Wednesday, June 16, 2010

The Little Whirlwind

Ah…classic Mickey. It’s like slipping on an old comfortable robe and letting the warmth just snuggle you tight. Really, this is a classic era of Mickey shorts, even if they are few and far between at this point. The best Mickeys are most likely in the past, but the ones being produced in the late 1930s and early 1940s have some classic imagery and great characterization of Mickey.

The Little Whirlwind is one of those that you’ve probably seen, you just didn’t know it. It starts with a familiar gag to anyone who’s watched cartoons – Minnie bakes a cake and sets it in the window, then the smell wafts out and literally picks up Mickey and floats him along to the window. I know I’ve seen it in Looney Tunes shorts as well, but it’s still funny.



Mickey peering in the window at the cake is some of my favorite animation of the short. The ripples and effects of his ears and head swelling and shrinking through the glass of the window is ingenious. It serves to make an already sympathetic character even more so, just through the use of gestures and some fun visuals.



The deal is struck that Mickey will clean Minnie’s yard in exchange for the cake. Here is where the titular problem enters the picture. The whirlwind blows through the yard, disrupting Mickey’s efforts to clean up by moving his leaf basket, spewing things around the yard, and generally causing mayhem.



What I love about this short is the way things build upon one another, over and over again. The whirlwind first starts with small tricks, then develops an “army” of marching leaves, and eventually ends up as a huge tornado, sucking up the entire countryside. No matter what Mickey tries, the problem keeps getting worse and worse.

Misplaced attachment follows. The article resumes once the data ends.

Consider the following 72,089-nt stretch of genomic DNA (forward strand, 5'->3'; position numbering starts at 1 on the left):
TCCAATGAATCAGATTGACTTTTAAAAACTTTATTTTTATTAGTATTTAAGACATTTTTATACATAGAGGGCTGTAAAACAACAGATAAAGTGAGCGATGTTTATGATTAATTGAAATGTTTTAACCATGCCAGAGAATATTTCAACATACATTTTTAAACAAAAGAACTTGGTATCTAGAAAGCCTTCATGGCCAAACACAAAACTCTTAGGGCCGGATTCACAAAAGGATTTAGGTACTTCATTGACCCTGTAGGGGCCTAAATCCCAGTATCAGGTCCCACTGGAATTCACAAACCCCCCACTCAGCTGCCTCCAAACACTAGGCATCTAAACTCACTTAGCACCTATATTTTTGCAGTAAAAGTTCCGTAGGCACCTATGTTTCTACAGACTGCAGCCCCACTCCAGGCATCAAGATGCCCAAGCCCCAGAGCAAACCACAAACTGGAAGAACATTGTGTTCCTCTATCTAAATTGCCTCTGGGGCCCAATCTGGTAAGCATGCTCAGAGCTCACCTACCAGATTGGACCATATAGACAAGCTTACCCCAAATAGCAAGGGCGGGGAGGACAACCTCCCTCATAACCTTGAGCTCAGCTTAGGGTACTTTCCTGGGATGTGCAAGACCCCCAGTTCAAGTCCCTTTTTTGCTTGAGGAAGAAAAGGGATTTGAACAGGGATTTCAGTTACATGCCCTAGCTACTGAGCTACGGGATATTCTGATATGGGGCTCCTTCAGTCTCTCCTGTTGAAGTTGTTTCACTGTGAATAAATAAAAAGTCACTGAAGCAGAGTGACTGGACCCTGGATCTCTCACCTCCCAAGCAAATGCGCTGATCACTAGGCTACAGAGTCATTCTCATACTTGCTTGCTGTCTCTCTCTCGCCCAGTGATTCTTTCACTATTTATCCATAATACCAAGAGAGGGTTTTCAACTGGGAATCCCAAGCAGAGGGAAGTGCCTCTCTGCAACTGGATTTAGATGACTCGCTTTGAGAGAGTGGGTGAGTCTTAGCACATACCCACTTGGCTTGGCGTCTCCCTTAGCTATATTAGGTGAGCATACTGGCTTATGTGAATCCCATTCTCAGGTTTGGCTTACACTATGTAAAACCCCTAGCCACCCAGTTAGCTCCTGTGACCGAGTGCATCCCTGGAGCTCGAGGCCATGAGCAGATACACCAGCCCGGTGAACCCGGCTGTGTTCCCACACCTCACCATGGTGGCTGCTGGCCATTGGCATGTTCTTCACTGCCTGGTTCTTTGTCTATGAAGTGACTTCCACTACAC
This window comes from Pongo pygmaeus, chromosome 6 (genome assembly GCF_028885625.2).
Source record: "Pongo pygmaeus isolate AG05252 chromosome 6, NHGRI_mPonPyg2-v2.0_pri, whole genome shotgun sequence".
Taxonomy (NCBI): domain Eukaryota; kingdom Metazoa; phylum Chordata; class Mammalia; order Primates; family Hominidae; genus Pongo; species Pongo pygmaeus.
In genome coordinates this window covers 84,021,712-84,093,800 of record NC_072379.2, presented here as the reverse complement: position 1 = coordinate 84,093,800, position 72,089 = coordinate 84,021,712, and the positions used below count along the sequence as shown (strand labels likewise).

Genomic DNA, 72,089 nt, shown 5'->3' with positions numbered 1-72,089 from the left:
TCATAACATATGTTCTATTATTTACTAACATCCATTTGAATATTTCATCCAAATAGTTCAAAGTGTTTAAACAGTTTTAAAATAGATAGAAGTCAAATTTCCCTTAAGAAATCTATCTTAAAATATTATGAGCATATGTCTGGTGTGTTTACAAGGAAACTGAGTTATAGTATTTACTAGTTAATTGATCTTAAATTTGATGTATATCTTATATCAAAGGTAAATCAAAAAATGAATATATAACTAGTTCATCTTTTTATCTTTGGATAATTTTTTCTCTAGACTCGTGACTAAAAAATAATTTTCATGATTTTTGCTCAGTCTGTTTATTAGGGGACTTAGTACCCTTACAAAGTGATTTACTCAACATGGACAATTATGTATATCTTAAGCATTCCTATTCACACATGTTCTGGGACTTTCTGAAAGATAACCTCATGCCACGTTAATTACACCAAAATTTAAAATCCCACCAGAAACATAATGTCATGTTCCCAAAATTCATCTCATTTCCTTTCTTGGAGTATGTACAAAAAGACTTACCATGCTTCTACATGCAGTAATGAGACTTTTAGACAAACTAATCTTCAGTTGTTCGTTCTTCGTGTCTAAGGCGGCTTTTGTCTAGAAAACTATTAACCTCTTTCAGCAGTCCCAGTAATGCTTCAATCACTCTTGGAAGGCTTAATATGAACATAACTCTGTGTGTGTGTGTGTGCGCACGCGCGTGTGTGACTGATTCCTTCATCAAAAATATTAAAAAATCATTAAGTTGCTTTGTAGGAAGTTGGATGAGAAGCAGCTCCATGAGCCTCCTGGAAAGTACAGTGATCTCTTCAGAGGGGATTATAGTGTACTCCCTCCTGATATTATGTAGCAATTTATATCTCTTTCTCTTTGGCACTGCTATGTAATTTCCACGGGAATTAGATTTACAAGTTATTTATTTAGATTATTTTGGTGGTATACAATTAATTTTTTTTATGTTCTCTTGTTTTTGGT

It’s an interesting choice to have Mickey in this short, because you’d normally associate Donald with something like this. I could easily see Daisy having baked the cake and Donald trying to get it. It would have been a very different short, though, because Mickey deals with the situation with a mixture of irritation, smiles and fear, depending on what he’s presented with at the time.



The end sequence, with Mickey perched in the fountain and Minnie glaring at him because of the mess the twister made is very funny. It’s a classic image of Mickey on the fountain, and his smile even when the cake ends up on his head kind of sums up where the character is very neatly. Mickey’s always going to try his best, but if things don’t go his way, he’ll shrug his shoulders, chuckle and keep going. That’s part of what we love about him.

All images copyright Disney. All rights reserved.

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